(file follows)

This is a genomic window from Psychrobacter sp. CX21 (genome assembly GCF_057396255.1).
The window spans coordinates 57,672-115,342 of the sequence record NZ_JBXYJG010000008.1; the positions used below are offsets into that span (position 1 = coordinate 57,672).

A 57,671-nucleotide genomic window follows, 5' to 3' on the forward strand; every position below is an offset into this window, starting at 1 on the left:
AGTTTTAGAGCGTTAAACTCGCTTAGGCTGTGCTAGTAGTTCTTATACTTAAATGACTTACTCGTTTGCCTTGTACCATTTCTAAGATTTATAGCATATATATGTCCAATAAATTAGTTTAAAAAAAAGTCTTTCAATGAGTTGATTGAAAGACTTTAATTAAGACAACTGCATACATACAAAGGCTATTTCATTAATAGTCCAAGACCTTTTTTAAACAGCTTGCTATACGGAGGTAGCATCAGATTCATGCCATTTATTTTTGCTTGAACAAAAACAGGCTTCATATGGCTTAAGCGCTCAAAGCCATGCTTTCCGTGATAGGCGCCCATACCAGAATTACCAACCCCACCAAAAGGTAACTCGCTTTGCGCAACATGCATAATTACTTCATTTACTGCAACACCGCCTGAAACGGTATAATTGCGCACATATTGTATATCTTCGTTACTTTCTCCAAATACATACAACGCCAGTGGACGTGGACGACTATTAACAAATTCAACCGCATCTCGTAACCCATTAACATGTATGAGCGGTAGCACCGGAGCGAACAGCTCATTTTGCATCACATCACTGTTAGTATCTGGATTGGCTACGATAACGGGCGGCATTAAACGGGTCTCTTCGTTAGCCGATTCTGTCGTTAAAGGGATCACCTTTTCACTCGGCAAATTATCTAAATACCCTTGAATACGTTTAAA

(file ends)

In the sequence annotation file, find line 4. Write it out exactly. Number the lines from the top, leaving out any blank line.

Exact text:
AGTTTTAGAGCGTTAAACTCGCTTAGGCTGTGCTAGTAGTTCTTATACTTAAATGACTTACTCGTTTGCCTTGTACCATTTCTAAGATTTATAGCATATATATGTCCAATAAATTAGTTTAAAAAAAAGTCTTTCAATGAGTTGATTGAAAGACTTTAATTAAGACAACTGCATACATACAAAGGCTATTTCATTAATAGTCCAAGACCTTTTTTAAACAGCTTGCTATACGGAGGTAGCATCAGATTCATGCCATTTATTTTTGCTTGAACAAAAACAGGCTTCATATGGCTTAAGCGCTCAAAGCCATGCTTTCCGTGATAGGCGCCCATACCAGAATTACCAACCCCACCAAAAGGTAACTCGCTTTGCGCAACATGCATAATTACTTCATTTACTGCAACACCGCCTGAAACGGTATAATTGCGCACATATTGTATATCTTCGTTACTTTCTCCAAATACATACAACGCCAGTGGACGTGGACGACTATTAACAAATTCAACCGCATCTCGTAACCCATTAACATGTATGAGCGGTAGCACCGGAGCGAACAGCTCATTTTGCATCACATCACTGTTAGTATCTGGATTGGCTACGATAACGGGCGGCATTAAACGGGTCTCTTCGTTAGCCGATTCTGTCGTTAAAGGGATCACCTTTTCACTCGGCAAATTATCTAAATACCCTTGAATACGTTTAAA